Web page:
Yesterday, the National Telecommunications and Information Administration (NTIA) issued a Request for Comment that seeks input on a “National Spectrum Strategy,” which would include a plan to study federal spectrum usage to identify spectrum that could be reallocated or repurposed to commercial or shared federal/commercial use. This National Spectrum Strategy also would include a process for identifying the spectrum bands best suited for repurposing (a “Spectrum Pipeline”). NTIA seeks input in creating a Spectrum Pipeline for the next decade, with the goal of identifying at least 1,500 megahertz of spectrum to study for potential repurposing to meet the future requirements of both commercial and federal users.
As has been widely reported, there is an ongoing global shortage of semiconductor chips that enable products and services throughout many sectors of the economy. On Tuesday, the U.S. Federal Communications Commission (“FCC”) released a Public Notice seeking public comment on the impact of this chip shortage on the U.S. communications sector specifically.
The Public Notice does not propose new rules, rather, it seeks input from stakeholders in the communications sector to guide the FCC’s priorities and initiatives as it seeks to help build a more secure and resilient communications supply chain. In issuing the Public Notice, acting FCC Chairwoman Jessica Rosenworcel pointed out that “these tiny pieces of technology are the basic building blocks of modern communications—including 5G, Wi-Fi, satellites, and more.”…
On May 19, 2020, Representative Morgan Griffith (R-VA-9) introduced the Advancing Quantum Computing Act (AQCA), which would require the Secretary of Commerce to conduct a study on quantum computing. “We can’t depend on other countries . . . to guarantee American economic leadership, shield our stockpile of critical supplies, or secure the benefits of technological…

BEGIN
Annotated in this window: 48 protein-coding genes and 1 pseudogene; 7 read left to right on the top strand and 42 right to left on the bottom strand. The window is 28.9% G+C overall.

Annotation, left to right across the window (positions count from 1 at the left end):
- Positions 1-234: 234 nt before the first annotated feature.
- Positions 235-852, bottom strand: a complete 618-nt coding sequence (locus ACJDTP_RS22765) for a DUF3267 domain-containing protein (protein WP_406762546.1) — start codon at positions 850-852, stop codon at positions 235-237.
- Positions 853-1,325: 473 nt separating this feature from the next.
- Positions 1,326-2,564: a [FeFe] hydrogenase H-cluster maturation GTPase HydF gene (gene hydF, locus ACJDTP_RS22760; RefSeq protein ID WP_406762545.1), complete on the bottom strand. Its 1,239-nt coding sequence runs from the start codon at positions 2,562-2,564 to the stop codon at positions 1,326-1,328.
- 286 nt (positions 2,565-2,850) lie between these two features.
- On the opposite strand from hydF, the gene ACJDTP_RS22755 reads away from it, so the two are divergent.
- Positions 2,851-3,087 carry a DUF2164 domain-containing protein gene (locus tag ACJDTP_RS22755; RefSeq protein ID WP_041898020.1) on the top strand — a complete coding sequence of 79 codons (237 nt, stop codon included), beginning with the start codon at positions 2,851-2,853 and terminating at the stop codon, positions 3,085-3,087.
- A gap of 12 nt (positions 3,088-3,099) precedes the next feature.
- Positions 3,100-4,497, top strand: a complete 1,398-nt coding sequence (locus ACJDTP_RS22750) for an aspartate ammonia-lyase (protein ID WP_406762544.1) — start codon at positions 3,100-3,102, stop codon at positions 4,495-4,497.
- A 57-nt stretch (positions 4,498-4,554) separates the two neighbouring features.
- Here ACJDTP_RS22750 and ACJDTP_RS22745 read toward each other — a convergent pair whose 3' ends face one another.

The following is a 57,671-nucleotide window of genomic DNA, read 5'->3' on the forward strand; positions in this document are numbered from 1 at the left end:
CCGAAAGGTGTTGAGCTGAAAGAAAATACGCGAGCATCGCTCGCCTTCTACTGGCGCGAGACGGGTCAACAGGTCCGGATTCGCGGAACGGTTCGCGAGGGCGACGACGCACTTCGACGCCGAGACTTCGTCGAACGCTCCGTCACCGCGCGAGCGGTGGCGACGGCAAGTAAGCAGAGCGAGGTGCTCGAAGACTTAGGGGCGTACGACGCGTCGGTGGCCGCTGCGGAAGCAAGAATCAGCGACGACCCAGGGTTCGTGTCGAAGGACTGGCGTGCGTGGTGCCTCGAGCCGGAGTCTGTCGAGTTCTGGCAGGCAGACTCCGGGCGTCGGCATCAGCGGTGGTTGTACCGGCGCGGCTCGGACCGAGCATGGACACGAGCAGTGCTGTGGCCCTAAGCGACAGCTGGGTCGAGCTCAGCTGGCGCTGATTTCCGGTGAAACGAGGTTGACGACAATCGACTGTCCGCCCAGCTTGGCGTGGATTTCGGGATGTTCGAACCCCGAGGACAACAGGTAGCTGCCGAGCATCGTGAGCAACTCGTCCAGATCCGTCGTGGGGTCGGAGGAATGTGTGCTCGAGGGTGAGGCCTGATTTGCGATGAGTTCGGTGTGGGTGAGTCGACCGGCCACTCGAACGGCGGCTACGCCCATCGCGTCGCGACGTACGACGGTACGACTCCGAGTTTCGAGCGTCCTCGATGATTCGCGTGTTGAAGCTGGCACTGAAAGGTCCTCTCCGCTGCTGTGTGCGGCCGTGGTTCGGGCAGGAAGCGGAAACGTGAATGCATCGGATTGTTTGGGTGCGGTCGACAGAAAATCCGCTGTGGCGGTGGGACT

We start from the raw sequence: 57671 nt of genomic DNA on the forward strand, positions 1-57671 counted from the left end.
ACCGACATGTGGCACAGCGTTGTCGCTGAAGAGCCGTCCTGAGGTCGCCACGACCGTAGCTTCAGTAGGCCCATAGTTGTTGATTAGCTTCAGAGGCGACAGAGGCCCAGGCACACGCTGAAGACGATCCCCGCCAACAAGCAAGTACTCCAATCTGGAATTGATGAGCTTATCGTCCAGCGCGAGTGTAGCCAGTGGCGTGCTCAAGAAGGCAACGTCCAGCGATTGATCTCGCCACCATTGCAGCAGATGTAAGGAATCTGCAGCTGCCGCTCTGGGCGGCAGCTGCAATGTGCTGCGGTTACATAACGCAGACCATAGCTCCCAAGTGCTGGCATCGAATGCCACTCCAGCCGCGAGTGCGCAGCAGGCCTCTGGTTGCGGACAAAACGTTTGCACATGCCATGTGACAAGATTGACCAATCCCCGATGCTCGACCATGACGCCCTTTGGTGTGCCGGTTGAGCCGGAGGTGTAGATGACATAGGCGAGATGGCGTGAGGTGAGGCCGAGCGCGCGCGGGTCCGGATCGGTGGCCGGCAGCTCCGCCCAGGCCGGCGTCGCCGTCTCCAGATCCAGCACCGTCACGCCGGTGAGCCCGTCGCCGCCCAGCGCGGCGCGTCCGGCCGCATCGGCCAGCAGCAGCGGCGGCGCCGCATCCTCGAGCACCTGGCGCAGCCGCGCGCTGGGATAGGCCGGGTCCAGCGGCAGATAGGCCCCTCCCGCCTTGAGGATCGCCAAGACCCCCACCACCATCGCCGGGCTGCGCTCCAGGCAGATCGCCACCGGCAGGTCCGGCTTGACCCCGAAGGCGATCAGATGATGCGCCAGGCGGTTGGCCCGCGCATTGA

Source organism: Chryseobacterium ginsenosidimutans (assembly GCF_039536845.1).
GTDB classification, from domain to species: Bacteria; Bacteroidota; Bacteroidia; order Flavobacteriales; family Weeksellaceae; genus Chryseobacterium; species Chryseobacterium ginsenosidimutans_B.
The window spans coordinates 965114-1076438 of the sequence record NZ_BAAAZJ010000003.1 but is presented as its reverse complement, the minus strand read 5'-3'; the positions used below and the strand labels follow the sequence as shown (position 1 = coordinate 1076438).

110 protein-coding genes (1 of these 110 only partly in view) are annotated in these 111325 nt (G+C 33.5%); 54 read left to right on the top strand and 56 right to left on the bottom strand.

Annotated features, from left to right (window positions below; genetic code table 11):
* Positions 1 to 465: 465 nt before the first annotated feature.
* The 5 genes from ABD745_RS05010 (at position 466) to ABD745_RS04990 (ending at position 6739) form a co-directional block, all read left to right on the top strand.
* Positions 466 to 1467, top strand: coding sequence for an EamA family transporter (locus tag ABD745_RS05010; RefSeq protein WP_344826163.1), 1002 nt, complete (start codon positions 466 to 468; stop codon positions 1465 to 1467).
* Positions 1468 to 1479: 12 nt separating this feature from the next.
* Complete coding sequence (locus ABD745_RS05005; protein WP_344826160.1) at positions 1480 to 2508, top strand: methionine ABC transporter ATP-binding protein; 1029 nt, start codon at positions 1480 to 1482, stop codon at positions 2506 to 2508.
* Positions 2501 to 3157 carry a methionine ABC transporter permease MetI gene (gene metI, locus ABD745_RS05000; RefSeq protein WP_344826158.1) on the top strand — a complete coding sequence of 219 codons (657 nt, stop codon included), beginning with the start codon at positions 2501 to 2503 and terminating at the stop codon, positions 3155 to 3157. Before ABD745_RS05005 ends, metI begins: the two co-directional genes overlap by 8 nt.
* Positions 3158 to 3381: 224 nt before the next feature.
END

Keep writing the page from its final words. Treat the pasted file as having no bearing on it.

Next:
On 28 September 2018 the EU reinforced its commitment to the development and deployment of high-performance computing by adopting a Regulation establishing the European High Performance Computing Joint Undertaking (“EuroHPC Joint Undertaking”). This entity is set to coordinate and pool resources to create a pan-European state-of-the-art supercomputing infrastructure.
Aims of the EuroHPC Joint Undertaking
The Regulation addresses the lagging standard of high performance computing in Europe. There are concerns that the needs of both scientists and industry are not being met by the computation time available in the EU, and that parties are looking elsewhere for solutions. This creates a number of problems – for private parties these may relate to privacy and data protection; the EU stands to lose out on technological know-how, innovation, competitiveness and leadership in industry.
Continue Reading AI Update: Europe Officially Joins the Race for the Next Generation of Supercomputers